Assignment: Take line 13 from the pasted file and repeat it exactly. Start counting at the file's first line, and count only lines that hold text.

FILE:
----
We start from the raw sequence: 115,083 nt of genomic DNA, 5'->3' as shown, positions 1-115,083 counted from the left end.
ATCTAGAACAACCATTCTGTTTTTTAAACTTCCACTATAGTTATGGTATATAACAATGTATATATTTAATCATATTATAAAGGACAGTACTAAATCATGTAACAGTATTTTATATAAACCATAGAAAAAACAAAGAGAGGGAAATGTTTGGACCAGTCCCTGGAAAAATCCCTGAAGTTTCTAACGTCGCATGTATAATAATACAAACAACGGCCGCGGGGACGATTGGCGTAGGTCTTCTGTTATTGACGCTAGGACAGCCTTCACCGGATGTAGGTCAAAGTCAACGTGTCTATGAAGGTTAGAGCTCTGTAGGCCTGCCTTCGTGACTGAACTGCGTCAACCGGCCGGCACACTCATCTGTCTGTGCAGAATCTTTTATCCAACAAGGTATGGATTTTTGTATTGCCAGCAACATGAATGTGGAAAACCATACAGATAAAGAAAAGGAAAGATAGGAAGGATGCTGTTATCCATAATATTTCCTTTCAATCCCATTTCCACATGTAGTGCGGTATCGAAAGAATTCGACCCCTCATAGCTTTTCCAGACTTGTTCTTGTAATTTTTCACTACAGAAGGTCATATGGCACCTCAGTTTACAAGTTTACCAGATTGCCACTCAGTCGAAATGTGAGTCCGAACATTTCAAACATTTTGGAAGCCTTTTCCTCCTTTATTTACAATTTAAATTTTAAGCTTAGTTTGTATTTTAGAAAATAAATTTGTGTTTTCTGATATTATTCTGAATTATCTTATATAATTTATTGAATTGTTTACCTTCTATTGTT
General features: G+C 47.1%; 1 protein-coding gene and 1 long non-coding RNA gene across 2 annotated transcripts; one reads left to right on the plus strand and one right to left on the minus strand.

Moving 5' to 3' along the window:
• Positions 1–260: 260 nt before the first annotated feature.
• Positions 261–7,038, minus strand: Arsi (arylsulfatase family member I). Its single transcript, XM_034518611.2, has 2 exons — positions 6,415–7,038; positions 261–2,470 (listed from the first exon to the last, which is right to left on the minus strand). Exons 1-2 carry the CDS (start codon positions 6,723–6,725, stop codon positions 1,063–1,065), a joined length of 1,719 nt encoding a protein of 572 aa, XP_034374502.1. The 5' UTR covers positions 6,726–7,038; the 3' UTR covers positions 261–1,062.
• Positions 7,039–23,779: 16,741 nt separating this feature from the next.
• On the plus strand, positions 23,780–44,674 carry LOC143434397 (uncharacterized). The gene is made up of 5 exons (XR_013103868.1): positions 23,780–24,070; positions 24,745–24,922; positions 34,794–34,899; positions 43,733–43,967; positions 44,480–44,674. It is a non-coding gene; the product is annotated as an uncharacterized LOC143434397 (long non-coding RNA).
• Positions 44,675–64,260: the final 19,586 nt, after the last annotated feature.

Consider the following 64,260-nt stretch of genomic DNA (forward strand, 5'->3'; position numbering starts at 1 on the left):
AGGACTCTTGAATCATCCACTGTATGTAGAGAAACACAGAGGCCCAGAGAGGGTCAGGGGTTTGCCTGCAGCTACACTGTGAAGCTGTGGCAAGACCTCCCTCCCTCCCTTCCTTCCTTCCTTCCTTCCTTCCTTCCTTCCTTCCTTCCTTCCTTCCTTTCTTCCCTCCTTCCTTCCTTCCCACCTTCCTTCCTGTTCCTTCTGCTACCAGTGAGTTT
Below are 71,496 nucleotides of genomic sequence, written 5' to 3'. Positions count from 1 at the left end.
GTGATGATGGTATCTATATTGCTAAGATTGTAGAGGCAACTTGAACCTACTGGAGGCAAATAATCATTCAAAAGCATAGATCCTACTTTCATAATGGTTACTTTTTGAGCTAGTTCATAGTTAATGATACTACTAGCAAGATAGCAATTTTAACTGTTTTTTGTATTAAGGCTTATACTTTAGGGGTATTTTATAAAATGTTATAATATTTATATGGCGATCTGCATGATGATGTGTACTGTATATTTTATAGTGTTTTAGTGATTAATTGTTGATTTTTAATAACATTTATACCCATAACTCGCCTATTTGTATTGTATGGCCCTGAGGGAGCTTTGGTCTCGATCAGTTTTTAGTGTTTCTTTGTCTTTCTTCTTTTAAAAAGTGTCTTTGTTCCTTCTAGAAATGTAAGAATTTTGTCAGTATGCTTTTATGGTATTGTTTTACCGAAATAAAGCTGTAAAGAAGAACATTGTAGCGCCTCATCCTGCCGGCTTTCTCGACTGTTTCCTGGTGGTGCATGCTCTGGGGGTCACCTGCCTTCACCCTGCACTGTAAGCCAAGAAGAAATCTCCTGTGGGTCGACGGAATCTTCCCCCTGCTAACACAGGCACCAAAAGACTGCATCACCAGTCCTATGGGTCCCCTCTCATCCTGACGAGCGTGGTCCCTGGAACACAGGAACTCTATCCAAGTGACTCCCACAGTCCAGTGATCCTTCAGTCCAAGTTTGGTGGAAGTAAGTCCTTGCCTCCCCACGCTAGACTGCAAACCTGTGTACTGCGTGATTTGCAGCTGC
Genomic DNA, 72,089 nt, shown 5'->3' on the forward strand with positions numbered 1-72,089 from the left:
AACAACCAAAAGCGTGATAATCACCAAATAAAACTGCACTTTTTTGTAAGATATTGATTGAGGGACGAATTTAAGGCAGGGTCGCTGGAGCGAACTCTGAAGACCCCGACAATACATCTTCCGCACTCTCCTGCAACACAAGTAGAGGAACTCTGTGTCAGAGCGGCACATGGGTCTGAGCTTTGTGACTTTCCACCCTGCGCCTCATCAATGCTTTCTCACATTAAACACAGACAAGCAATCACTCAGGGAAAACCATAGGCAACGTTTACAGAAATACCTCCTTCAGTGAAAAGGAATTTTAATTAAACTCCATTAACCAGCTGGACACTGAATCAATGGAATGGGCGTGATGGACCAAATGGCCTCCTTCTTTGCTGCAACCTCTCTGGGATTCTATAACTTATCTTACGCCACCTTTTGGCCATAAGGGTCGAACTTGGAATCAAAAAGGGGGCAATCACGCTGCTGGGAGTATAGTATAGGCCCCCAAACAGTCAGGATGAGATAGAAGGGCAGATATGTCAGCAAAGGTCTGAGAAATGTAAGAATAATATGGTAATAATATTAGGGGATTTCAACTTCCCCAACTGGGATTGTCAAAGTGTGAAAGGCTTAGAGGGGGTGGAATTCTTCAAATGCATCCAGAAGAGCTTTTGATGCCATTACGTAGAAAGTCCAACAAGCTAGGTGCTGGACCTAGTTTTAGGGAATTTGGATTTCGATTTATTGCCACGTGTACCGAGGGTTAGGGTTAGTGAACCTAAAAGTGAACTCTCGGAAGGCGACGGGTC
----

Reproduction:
GTGATGATGGTATCTATATTGCTAAGATTGTAGAGGCAACTTGAACCTACTGGAGGCAAATAATCATTCAAAAGCATAGATCCTACTTTCATAATGGTTACTTTTTGAGCTAGTTCATAGTTAATGATACTACTAGCAAGATAGCAATTTTAACTGTTTTTTGTATTAAGGCTTATACTTTAGGGGTATTTTATAAAATGTTATAATATTTATATGGCGATCTGCATGATGATGTGTACTGTATATTTTATAGTGTTTTAGTGATTAATTGTTGATTTTTAATAACATTTATACCCATAACTCGCCTATTTGTATTGTATGGCCCTGAGGGAGCTTTGGTCTCGATCAGTTTTTAGTGTTTCTTTGTCTTTCTTCTTTTAAAAAGTGTCTTTGTTCCTTCTAGAAATGTAAGAATTTTGTCAGTATGCTTTTATGGTATTGTTTTACCGAAATAAAGCTGTAAAGAAGAACATTGTAGCGCCTCATCCTGCCGGCTTTCTCGACTGTTTCCTGGTGGTGCATGCTCTGGGGGTCACCTGCCTTCACCCTGCACTGTAAGCCAAGAAGAAATCTCCTGTGGGTCGACGGAATCTTCCCCCTGCTAACACAGGCACCAAAAGACTGCATCACCAGTCCTATGGGTCCCCTCTCATCCTGACGAGCGTGGTCCCTGGAACACAGGAACTCTATCCAAGTGACTCCCACAGTCCAGTGATCCTTCAGTCCAAGTTTGGTGGAAGTAAGTCCTTGCCTCCCCACGCTAGACTGCAAACCTGTGTACTGCGTGATTTGCAGCTGC